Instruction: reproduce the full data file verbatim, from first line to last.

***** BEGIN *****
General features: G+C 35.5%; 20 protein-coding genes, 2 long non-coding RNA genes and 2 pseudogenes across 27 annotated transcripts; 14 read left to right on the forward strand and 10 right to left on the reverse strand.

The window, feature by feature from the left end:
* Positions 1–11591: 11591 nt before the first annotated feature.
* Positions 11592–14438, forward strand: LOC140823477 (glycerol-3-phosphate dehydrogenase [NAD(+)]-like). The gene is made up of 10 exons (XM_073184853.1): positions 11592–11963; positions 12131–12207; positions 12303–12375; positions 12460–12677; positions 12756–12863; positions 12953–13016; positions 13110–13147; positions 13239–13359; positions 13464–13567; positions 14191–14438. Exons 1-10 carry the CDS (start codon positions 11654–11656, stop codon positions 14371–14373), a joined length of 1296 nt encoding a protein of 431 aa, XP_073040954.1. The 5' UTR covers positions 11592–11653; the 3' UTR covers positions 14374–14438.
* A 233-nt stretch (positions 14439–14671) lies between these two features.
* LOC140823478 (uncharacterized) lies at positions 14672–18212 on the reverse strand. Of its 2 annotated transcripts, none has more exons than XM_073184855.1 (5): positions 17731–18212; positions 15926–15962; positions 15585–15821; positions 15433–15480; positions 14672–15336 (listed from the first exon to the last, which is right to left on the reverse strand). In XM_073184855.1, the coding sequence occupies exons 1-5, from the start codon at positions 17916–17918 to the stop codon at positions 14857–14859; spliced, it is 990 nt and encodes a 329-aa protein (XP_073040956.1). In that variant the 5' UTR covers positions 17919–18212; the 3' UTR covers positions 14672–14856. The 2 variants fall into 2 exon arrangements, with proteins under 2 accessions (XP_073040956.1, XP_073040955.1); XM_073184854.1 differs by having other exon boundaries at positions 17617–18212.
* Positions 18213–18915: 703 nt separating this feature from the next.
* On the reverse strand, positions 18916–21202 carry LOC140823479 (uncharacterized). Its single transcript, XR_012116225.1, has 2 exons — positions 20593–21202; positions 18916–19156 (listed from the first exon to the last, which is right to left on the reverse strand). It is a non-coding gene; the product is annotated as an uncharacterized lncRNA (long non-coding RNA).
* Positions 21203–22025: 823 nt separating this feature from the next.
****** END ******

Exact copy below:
General features: G+C 35.5%; 20 protein-coding genes, 2 long non-coding RNA genes and 2 pseudogenes across 27 annotated transcripts; 14 read left to right on the forward strand and 10 right to left on the reverse strand.

The window, feature by feature from the left end:
* Positions 1–11591: 11591 nt before the first annotated feature.
* Positions 11592–14438, forward strand: LOC140823477 (glycerol-3-phosphate dehydrogenase [NAD(+)]-like). The gene is made up of 10 exons (XM_073184853.1): positions 11592–11963; positions 12131–12207; positions 12303–12375; positions 12460–12677; positions 12756–12863; positions 12953–13016; positions 13110–13147; positions 13239–13359; positions 13464–13567; positions 14191–14438. Exons 1-10 carry the CDS (start codon positions 11654–11656, stop codon positions 14371–14373), a joined length of 1296 nt encoding a protein of 431 aa, XP_073040954.1. The 5' UTR covers positions 11592–11653; the 3' UTR covers positions 14374–14438.
* A 233-nt stretch (positions 14439–14671) lies between these two features.
* LOC140823478 (uncharacterized) lies at positions 14672–18212 on the reverse strand. Of its 2 annotated transcripts, none has more exons than XM_073184855.1 (5): positions 17731–18212; positions 15926–15962; positions 15585–15821; positions 15433–15480; positions 14672–15336 (listed from the first exon to the last, which is right to left on the reverse strand). In XM_073184855.1, the coding sequence occupies exons 1-5, from the start codon at positions 17916–17918 to the stop codon at positions 14857–14859; spliced, it is 990 nt and encodes a 329-aa protein (XP_073040956.1). In that variant the 5' UTR covers positions 17919–18212; the 3' UTR covers positions 14672–14856. The 2 variants fall into 2 exon arrangements, with proteins under 2 accessions (XP_073040956.1, XP_073040955.1); XM_073184854.1 differs by having other exon boundaries at positions 17617–18212.
* Positions 18213–18915: 703 nt separating this feature from the next.
* On the reverse strand, positions 18916–21202 carry LOC140823479 (uncharacterized). Its single transcript, XR_012116225.1, has 2 exons — positions 20593–21202; positions 18916–19156 (listed from the first exon to the last, which is right to left on the reverse strand). It is a non-coding gene; the product is annotated as an uncharacterized lncRNA (long non-coding RNA).
* Positions 21203–22025: 823 nt separating this feature from the next.